Training & Education

How to Establish a CERT in Your Jurisdiction

Community Emergency Response Teams go a long way toward preparing citizens for disasters of all types.

“Have a kit, make a plan, stay informed.” All good advice, but what the national message lacks is an emphasis on the need for every family to have solid emergency skills training. They can get that from a Community Emergency Response Team (CERT) training course.

CERT training teaches emergency first-aid, basic rescue techniques, assessing a building to determine if it’s safe to enter, basic firefighting, disaster psychology, securing utilities, operating with a team and neighborhood search. CERT-trained citizens learn to work with other CERT members to form a team, go into their neighborhood after a disaster and “do the most good for the most people.”

The basic CERT curriculum is available to anyone. Among the many things the federal government does well is provide a well designed, easy-to-access curriculum for instructing CERT classes in your community. Lesson plans, video clips and PowerPoint slides are all available for easy download at no charge on the Citizen Corps website.

Developing an effective CERT program in a community involves more than simply instructing classes. The initial curriculum takes about 25 to 30 hours and is merely the foundation upon which a CERT Community must be built. Student enthusiasm begins with making the class worth a participant’s time. Minimize classroom lectures — CERT is about learning hands-on emergency skills.


The Team Concept


Because CERT is a team concept, we here in Monterey, Calif., initially form the students into five-member teams. The teams select their own team leaders for each skill practice, such as splinting and bandaging, and rotate the leader position for each segment. Everyone takes turns being a victim and rescuer. A critical disaster function and role for CERT members is to assemble, assess their neighborhood and proceed as a team to perform safe actions without any help or initial support from traditional first responders, such as the fire department. Beginning their basic training with a sense of team operations greatly supports this primary function.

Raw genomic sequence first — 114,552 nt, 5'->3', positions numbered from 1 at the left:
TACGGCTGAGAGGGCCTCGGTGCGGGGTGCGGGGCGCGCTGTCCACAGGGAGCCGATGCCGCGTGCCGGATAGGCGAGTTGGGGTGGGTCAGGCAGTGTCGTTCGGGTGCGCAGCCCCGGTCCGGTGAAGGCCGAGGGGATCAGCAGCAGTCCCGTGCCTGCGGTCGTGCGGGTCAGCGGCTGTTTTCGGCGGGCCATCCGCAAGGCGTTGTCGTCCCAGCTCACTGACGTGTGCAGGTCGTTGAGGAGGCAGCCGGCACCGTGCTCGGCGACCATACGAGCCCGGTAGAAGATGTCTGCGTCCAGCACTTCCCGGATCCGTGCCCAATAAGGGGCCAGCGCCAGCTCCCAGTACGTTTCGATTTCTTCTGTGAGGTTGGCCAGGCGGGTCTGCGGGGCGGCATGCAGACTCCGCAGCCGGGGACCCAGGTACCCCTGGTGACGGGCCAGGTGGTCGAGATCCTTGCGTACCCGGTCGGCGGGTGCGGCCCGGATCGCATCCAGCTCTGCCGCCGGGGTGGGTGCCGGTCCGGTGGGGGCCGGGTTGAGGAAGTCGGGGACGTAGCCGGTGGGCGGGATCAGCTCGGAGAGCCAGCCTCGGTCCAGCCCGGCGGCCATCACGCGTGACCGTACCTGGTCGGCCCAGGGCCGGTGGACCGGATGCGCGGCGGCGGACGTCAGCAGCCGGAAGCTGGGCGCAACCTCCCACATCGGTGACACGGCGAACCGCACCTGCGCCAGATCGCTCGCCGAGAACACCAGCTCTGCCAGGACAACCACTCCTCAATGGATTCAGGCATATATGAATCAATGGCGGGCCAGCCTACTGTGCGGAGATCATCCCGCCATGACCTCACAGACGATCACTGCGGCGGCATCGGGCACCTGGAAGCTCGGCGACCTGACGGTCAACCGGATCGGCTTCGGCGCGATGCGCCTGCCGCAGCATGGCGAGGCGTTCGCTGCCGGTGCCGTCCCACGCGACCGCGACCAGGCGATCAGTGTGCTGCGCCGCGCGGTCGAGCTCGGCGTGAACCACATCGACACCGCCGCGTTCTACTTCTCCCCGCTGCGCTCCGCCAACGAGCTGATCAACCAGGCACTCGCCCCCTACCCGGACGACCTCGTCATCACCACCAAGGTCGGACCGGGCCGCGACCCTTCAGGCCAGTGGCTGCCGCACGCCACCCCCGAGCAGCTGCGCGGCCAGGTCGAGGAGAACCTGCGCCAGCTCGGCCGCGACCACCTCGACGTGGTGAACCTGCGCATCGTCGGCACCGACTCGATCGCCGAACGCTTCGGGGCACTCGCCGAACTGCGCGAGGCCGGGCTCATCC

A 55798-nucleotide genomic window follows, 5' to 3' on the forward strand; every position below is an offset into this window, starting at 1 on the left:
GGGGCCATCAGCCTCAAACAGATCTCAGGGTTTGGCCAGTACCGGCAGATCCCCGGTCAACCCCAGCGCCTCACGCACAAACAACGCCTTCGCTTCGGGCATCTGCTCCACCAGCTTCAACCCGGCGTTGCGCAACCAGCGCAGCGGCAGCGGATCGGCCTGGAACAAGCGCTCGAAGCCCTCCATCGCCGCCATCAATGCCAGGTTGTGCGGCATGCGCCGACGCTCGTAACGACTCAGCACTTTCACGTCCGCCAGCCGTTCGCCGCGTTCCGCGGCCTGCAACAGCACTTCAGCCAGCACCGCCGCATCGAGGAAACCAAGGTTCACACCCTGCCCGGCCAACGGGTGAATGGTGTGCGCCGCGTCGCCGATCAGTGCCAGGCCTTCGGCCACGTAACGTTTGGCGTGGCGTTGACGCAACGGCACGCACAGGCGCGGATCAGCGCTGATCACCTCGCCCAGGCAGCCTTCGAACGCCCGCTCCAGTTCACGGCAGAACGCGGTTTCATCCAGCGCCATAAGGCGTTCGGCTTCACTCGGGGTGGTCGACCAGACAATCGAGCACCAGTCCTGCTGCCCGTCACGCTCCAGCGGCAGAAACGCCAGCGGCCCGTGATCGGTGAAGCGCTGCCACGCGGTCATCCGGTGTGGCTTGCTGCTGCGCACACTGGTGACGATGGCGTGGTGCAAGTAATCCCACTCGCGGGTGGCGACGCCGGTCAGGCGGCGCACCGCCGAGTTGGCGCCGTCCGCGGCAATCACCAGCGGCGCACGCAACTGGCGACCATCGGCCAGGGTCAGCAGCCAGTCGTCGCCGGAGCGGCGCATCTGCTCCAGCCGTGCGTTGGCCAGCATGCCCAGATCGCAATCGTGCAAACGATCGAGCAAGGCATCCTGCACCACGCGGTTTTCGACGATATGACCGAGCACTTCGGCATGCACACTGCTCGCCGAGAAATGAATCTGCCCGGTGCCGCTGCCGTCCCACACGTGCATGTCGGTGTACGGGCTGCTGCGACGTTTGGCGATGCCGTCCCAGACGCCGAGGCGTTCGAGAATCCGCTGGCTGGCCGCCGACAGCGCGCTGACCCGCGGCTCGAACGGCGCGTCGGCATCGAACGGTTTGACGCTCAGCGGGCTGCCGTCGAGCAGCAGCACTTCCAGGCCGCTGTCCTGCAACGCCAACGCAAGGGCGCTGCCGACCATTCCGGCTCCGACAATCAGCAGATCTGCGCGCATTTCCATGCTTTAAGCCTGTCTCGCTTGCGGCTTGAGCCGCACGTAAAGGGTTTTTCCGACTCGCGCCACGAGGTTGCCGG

CERT members should be taught to use materials that they find in an average home. Clean linens, diapers, sanitary napkins and a host of other household items make excellent dressings and bandages for wounds. Cardboard boxes can be quickly fashioned into a splint. Blankets can be an effective stretcher to move the injured. Materials in a backyard fence, such as pieces of lumber, make good prying tools to remove debris from a trapped person. A roll of duct tape has countless uses including securing a splint or reinforcing cracked windows.

CERT skills are essential for family members to learn even if they never venture out into their neighborhood to help others.

Once your solid foundation of ongoing basic training is established, you now can build on this foundation to establish your CERT Community. Quarterly drills are very effective in maintaining member skills, enthusiasm and participation. Make those drills realistic and minimize classroom instruction. Monthly email newsletters, Facebook pages and a website are effective, low-cost methods for disseminating new information and maintaining contact. Setting up a website should be neither complicated nor expensive. There’s usually someone in your membership who has the skills to set these things up for your program. In addition, most IT departments in a city or county can provide this setup service.

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